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There has been debate over the existence and or the non-existence ofGod for an extremely long time. According to evidentialists, thebelief that there is God must be backed by prudential evidence (Cowanet al. 96). In other words, Evidentialism is all about the existenceof substantial evidence to back any form of belief. Nonevidentialismon the other hand allows people to have beliefs without prudentialevidence, but only on the basis of personal evidence (Pojman et al.56). This mainly in the field of religion where numerous beliefs haveno prudential evidence to back them. However, such beliefs arebelieved and argued to be rational. One these beliefs that does nothave prudential evidence, but which is considered rational is thebelief of the existence of God.
Clifford in his The Ethics of Belief argued that every beliefmust have prudential and sufficient evidence. He cements this throughthe story of a ship owner who sent it to the sea knowing too wellthat the ship was in bad form and that it needed repair (Conee andRichard 112). Although the ship owner had some doubts about theworthiness of the ship in the deep sea, he went ahead to send theship into the sea. In this scenario, Clifford argues that the shipowner had little evidence about the sea-worthiness of the ship butwent ahead with his personal belief that the ship would make itsafely (Conee and Richard 63). When the ship sank in the middle seawith all the people on board, the owner was charged with murder.According to Clifford, the ship owner sent the ship to the seawithout sufficient evidence about his belief in its worthiness. It isclear from this argument that Clifford and other evidentialists thatevery belief must be backed with sufficient and prudential evidence.In other words, people must be in a position to argue their beliefssince such beliefs must have inference (Cowan et al. 80). This is thesame approach that the evidentialists view the existence of God. Theyassert that the belief in the existence of God must be backed withevidence and if such evidence is unavailable, then there is not sucha belief as the existence of God.
The above argument is in contrast with the view of people such asMichael Bergmann who support reformedepistemology. This is a new field in epistemology which argues thatit is not all beliefs that require inference or prudential evidence.Such beliefs include religious beliefs such as the existence of God.These are beliefs that are based on faith and emanate from the heart(Pojman et al. 103). As such, the belief that God exists does notrequire any evidence. Michael and other proponents of the reformedepistemology argue that religious beliefs do not need any evidenceand opposing them would skeptical. People believe in the existence ofGod through their hearts. Reformed epistemology asserts that thereasoning of the heart is totally different from the normal reasoning(Cowan et al. 78). Denying people their religious belief about theexistence of God is denying them the good things that such faith andbelief would bring along. People have a sense of divinity that cannotbe understood through normal and rational reasoning that allows themto believe in the existence of God without argument or evidence.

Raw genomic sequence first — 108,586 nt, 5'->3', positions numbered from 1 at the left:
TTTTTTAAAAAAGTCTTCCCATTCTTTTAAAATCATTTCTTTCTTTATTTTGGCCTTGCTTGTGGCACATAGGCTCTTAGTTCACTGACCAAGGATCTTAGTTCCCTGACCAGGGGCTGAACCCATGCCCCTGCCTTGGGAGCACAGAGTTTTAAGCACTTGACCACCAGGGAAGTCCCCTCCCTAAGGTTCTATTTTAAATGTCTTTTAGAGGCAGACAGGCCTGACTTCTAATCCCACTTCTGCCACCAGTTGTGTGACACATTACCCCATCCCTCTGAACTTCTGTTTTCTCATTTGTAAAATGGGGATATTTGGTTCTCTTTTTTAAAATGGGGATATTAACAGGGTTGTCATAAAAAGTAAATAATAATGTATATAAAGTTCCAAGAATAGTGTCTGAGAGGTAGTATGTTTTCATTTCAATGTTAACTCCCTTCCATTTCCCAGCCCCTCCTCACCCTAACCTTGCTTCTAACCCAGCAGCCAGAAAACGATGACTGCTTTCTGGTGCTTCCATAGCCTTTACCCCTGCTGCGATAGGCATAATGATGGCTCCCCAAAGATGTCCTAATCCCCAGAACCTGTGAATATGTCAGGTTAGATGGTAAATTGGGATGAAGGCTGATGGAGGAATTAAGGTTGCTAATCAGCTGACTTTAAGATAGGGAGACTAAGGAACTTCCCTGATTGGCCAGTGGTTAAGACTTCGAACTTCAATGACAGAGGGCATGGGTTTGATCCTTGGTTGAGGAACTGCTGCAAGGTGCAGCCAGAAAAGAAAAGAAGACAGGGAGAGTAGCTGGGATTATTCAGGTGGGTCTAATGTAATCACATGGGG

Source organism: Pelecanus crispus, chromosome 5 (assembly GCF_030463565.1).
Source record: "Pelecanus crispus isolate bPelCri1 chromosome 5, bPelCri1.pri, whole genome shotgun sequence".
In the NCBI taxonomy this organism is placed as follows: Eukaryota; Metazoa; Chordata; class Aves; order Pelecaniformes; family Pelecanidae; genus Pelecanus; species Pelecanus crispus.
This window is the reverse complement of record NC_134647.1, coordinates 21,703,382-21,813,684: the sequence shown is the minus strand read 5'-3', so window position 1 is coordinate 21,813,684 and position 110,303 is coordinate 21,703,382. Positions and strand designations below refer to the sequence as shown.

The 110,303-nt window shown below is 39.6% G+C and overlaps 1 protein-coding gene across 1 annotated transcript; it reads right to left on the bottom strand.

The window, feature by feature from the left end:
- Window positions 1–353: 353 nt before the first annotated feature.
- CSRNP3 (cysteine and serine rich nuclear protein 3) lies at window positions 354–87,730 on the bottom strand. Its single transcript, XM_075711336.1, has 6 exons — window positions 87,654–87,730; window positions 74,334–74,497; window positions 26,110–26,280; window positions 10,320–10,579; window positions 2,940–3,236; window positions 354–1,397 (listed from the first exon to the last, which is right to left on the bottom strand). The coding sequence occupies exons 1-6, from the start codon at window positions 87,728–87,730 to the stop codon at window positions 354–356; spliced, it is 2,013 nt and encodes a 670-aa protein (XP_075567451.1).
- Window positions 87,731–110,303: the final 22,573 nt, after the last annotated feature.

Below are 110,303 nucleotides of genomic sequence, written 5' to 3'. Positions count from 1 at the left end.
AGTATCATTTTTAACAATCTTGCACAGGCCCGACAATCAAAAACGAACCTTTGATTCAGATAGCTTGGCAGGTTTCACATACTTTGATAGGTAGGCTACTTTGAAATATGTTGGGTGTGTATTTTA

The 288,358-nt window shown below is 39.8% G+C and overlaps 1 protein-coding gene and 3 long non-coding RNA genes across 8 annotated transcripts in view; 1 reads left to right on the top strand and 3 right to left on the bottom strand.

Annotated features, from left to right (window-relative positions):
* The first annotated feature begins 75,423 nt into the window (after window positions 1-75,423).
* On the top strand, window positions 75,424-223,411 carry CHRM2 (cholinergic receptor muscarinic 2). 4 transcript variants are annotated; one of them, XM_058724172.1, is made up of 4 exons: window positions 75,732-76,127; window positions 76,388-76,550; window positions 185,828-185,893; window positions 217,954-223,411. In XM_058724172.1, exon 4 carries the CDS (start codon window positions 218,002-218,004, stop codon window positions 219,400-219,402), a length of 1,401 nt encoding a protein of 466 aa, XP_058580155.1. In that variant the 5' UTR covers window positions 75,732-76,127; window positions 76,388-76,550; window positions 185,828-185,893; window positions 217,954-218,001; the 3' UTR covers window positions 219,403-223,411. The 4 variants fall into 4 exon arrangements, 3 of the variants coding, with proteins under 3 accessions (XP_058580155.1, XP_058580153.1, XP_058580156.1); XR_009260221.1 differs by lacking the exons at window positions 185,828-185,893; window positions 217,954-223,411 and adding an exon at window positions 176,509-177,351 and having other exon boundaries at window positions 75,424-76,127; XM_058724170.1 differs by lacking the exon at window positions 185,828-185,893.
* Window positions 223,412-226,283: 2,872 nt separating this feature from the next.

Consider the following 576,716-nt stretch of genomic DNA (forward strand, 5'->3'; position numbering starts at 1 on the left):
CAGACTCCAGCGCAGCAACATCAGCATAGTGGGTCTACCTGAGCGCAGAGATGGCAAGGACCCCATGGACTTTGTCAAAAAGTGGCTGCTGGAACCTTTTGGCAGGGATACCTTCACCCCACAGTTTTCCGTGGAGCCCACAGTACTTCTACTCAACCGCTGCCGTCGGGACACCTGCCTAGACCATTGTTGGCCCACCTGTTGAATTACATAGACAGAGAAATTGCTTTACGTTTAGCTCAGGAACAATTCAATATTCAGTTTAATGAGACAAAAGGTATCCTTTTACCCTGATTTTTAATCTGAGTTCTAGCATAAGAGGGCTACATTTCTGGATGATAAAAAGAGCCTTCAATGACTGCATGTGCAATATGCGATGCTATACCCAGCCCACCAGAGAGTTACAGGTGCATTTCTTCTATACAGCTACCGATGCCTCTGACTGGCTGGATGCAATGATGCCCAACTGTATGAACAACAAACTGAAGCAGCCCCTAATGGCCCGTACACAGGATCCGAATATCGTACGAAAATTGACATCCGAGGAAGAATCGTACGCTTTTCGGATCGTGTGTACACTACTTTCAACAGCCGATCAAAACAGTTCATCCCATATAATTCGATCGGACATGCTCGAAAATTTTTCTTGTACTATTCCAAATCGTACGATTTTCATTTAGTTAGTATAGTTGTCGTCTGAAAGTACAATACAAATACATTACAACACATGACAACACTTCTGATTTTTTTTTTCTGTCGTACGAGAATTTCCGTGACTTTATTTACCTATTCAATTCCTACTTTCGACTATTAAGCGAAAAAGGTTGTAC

My position with regard to the existence of God is that it isperfectly rational to believe in God’s existence without any formof evidence. Whereas Clifford’s argument regarding the existence ofevidence is in itself rational and reasonable, it is clear that whenit comes to matters of faith, rationality and reasoning do not havesignificant influence. The sense of divinity which in people’shearts is what counts in this belief of the existence of God. Mybelief in the existence of God emanates from my deep passion and Ibelieve that such belief does not need any hard evidence. The beliefin the existence of God is a calling from God and is in itselfpersonal. Religious beliefs are personal and in such they only appealto the person who believes in such faith. The belief in the existenceof God is formed on the basis of a personal relationship between meand God and therefore such belief cannot backed by any empiricalevidence.
Believing in God is a calling from God and this may appearmysterious to evidentialists. It is useful to note that the belief ispersonal and one belief in religion may be different from anotherperson’s. The most useful thing is that in religious beliefs, thereis no single person who is forced to believe in what anotherreligious person believes in. Clifford argued that person evidencewould cause harm to either the person or to other people. This is aposition that I totally disagree with. Religious beliefs are personaland do not have any influence on other people or cannot cause anyharm to the believer. In this regard, it is paramount to state thatthe Nonevidentialism appeals to my system of belief that it is notnecessarily a must to have sufficient and prudential evidence inorder to believe in something or have faith.
Pojman, Louis P, and Michael C. Rea. Philosophy of Religion:An Anthology. Boston, MA: Wadsworth/Cengage Learning, 2012.Print.
Cowan, Steven B, and Terry L. Wilder. In Defense of theBible: A Comprehensive Apologetic for the Authority ofScripture. , 2013. Print.
Conee, Earl B, and Richard Feldman. Evidentialism: Essays inEpistemology. Oxford: Clarendon Press, 2004. Print.